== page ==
Lauren Fleishman for Al Jazeera America

Indie bookstores alive and well in Paris

As independent booksellers across America struggle to stay afloat, their French brethren are thriving


PARIS — The death of books and bookselling has been predicted for years. But this year in particular has witnessed a barrage of newspaper and magazine articles about the decline of the American bookstore. The conversation takes place on many fronts: Americans don’t read, as the World Culture Index suggests, or the bookstore has been undercut by Amazon, or, as The New York Times wrote in March, bookstores aren’t economically viable because of rising rents.

In France, in spite of rent, corporate competition and the economic crisis, large numbers of independent bookstores continue to exist — roughly 3,000, which is double the amount in countries like the U.S., Spain, the U.K. and Germany. Still, things are changing quite rapidly, and according to the voices from within France, the book business here is not as good as the outside world may think.

Like so many things French, much of the media coverage has been in line with the cultural exclusivity that many ascribe to France (women don’t get fat, children don’t throw food, and nobody emails after 6 p.m.). France is misleadingly familiar, and the bookstore is talked about as if it were an economic anomaly — that despite the ongoing disappearance of cultural fabric in cities like New York or London, Paris is somehow immune.

Chain bookstores have faced challenges here, just like in the U.S., and with Virgin, France’s equivalent to Borders, shutting down all of its stores, book buying seems poised to go to one of two extremes: cyber or local. This last year has also witnessed the dissolution of Chapitre, another large chain, which shut down 23 of its 57 stores after it filed for bankruptcy in December 2013. This is good news for the 3,000 independent bookstores of France. (According to a 2012 study, Paris alone has 370 — that’s one bookstore for every 4,000 inhabitants.) These numbers don’t even include all the used-book shops, stationery stores and newsstands, or the ubiquitous emerald-colored “bouquinistes” that have bordered the Seine since the 16th century.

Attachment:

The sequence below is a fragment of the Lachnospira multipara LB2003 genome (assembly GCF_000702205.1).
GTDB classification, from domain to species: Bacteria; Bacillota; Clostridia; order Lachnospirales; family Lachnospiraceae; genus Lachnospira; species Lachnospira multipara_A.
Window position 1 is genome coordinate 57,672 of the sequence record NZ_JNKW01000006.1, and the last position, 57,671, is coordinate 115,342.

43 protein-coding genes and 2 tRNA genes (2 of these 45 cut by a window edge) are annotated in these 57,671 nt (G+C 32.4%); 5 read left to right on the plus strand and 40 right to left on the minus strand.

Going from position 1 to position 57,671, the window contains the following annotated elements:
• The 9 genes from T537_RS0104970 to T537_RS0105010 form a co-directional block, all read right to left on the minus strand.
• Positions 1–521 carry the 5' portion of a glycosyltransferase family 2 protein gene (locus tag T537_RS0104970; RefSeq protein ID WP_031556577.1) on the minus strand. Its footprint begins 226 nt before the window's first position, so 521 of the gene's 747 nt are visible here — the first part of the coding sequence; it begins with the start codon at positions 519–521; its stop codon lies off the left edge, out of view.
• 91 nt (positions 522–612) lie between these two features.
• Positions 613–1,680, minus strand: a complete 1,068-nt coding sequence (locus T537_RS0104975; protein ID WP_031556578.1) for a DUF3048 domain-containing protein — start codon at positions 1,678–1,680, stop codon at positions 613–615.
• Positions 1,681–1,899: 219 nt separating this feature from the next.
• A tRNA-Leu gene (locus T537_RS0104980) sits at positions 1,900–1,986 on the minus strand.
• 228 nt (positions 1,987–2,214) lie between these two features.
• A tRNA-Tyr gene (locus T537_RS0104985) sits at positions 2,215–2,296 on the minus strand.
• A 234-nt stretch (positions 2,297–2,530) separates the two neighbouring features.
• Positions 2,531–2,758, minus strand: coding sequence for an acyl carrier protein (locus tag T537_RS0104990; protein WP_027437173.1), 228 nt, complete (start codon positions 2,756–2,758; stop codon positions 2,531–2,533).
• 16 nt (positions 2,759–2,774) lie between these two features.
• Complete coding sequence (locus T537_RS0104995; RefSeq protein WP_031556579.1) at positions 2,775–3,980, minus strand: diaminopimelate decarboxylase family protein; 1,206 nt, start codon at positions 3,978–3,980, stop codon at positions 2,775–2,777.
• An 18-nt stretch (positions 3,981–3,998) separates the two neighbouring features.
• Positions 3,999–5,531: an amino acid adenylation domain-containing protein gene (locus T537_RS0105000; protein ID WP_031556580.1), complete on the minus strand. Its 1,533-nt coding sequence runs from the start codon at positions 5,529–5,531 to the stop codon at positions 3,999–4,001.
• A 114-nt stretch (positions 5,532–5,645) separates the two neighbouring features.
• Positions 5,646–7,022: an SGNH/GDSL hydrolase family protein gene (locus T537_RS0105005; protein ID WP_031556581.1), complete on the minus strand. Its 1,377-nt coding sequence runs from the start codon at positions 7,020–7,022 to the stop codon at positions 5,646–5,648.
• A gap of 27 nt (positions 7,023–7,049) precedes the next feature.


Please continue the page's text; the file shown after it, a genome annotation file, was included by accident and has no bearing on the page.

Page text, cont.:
Like France’s national health care, largely financed by taxes, bookstores have a support system to keep them economically and structurally sustainable. (In 2014 alone, Paris plans to invest 9 million euros into the book industry.) But book sales represent 53 percent of cultural products nationwide, and reports say independent bookstores are estimated to account for a 19 percent share of all sales channels in France. Figures such as these are reason enough for the state to continue maintaining a support system for bookstores.


The first major government initiative to help bookstores started in the 1980s, when then cultural minister Jack Lang proposed the Lang Law in an effort to protect independent bookstores from corporate chains. The law, which passed unanimously, introduced a fixed rate for books that prohibited vendors from selling books at more than 5 percent below the cover price. Though the regulation was controversial at the time for obstructing free competition, today it is a big part of what keeps independent bookstores financially stable.

Of course, there’s still the problem of competition with corporations, primarily the growing impact of online retailers such as Amazon (which is accused of dodging taxes, and as a result is under scrutiny by six European countries).

In 2003, online sales made up just 3 percent of sales here, but data shows that now 18 percent of all book purchases are online (compared to 26 percent in the U.S.). To combat this, the French government extended the Lang Law to online sales in 2011. (In the U.S., Amazon offers up to a 40 percent discount off the cover price.) Despite the lower-than-average numbers, online book buying is still considered a threat. So in January of this year, another law to protect the bookstore was passed, banning online services from offering free delivery. It’s known as the “anti-Amazon” law.

Independent booksellers are also aware of the limits of online book buying. In Paris, even specialty bookstores such as Shakespeare and Company, which caters to Anglophone crowds, look for ways to tailor personal relationships with their customers in order to counter the system of online sales.

Customer Yeonmi Park browses books inside Page 189, in the 11th arrondissement. Park came in looking for Korean literature, and is a neighborhood local.
Lauren Fleishman for Al Jazeera America

“Bookstores have the unique situation of being a destination for writers as well as readers. This means, if it's your local bookshop … you get to go and watch world-class writers read and talk. I imagine Amazon could fashion webcam readings, but even if a writer has won every prize going, they can't reach through their screen and into yours to sign a book for you,” says Rosa Rankin-Gee, author of “The Last Kings of Sark.”